On Weakening of Rupee vis-à-vis US Dollar

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Surajit Das

To buy one US dollar, we have to now pay more than Rs.72 in India, which was less than Rs.64 even in mid-February this year. It is synonymous to say that Indian rupee has been weakened vis-à-vis the US dollar. The value of dollar in terms of domestic currency increases when the supply of dollar falls short relative to the demand for it at aggregate level. The supply of dollar comes from exporting commodities and services and through foreign capital inflow from abroad. The demand for dollar accrues from the import demand and for capital outflow outside the country. However, apart from current and capital accounts of balance of payment mentioned above, there is another channel that can influence the aggregate demand and supply of foreign currency in the domestic market. If the central bank wishes to hold more foreign currency than the current stock or if it depletes the foreign currency reserves, for some reason, then also the foreign exchange market would be affected. If the RBI (Reserve Bank of India) decides to sell some dollars in the Indian market in exchange of domestic currency (Rupee), the aggregate supply of dollar would increase relative to the demand and the price of dollar would come down. In other words, the Rupee would become stronger. On the other hand, if it buys some dollar from the domestic market in order to increase the stock of foreign currency, ceteris paribus, the Rupee would be weakened. And, given any stock of foreign currency reserve of the central bank, in case of a trade deficit or capital account deficit, the Rupee would be weaker and vice-versa.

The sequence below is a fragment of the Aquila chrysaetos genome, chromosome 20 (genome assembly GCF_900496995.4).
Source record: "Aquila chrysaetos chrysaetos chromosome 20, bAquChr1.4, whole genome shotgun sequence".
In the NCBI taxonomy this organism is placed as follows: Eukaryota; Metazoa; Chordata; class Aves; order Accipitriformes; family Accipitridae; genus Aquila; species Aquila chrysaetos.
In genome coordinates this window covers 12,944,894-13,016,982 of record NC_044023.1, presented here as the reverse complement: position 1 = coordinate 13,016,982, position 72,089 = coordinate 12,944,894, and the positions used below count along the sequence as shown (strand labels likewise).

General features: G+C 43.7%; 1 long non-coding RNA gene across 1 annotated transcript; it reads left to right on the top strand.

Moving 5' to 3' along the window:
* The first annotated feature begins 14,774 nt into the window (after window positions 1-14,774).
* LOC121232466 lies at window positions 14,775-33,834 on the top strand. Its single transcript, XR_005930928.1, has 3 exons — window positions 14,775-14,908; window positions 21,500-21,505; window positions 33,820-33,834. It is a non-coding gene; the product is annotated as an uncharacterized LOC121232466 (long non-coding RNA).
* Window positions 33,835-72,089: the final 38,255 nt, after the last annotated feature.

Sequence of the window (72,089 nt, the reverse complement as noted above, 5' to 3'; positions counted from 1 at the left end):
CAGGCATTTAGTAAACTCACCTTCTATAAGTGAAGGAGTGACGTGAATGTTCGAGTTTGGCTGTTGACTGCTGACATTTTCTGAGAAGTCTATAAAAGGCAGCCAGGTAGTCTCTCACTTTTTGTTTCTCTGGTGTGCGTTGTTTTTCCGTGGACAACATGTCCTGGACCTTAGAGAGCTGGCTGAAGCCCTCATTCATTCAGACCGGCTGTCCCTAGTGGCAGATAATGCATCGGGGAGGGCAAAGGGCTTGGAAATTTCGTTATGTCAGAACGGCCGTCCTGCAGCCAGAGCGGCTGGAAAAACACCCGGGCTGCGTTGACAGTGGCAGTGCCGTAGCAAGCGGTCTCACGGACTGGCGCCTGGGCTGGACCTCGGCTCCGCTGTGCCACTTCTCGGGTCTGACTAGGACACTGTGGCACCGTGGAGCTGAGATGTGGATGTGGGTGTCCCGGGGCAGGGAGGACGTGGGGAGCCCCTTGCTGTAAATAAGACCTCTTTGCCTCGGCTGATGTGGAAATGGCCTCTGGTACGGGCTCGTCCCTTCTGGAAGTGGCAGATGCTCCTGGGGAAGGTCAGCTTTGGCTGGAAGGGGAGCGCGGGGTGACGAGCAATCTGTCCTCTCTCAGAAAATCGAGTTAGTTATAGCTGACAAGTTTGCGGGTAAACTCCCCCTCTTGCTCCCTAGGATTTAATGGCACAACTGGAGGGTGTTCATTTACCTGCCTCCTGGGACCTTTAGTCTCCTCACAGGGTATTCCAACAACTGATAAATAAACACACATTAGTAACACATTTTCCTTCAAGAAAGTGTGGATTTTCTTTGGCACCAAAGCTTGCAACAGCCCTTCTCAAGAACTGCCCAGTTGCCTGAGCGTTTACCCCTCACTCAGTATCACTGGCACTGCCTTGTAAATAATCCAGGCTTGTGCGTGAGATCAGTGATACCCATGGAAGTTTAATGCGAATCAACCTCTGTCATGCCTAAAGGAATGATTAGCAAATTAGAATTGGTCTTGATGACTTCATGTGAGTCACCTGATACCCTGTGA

If we look at the above graph based on the data provided by the RBI, we see that the exchange rate of rupee per US dollar, depicted by the line diagram, has gone up from less than Rs.64/Dollar in the beginning of this year to more than Rs.72 by mid-September. If we measure the foreign exchange reserve of RBI in billion US dollars along the secondary axis, we see that it has consistently been more than 400 billion dollars throughout this year. It has come down slightly since mid-April, however, it is still at a level of 400 Billion dollars. Now, if the RBI wanted, it could have brought the stock of foreign exchange down and release some dollars in the market in order to stabilise the nominal exchange rate or for stopping the rupee from depreciating further. This 400 billion dollar of foreign exchange reserve is huge – it is more than one seventh of India’s GDP. In the last financial year 2017-18, India’s aggregate trade deficit was 162 Billion US dollars (net capital inflow was 52 billion dollars). Therefore, 400 billion dollar worth of foreign currency reserve is more than comfortable and almost unnecessary. Hence, RBI could easily stabilise the nominal exchange rate, if it wanted. The government intentionally let the exchange rate depreciate.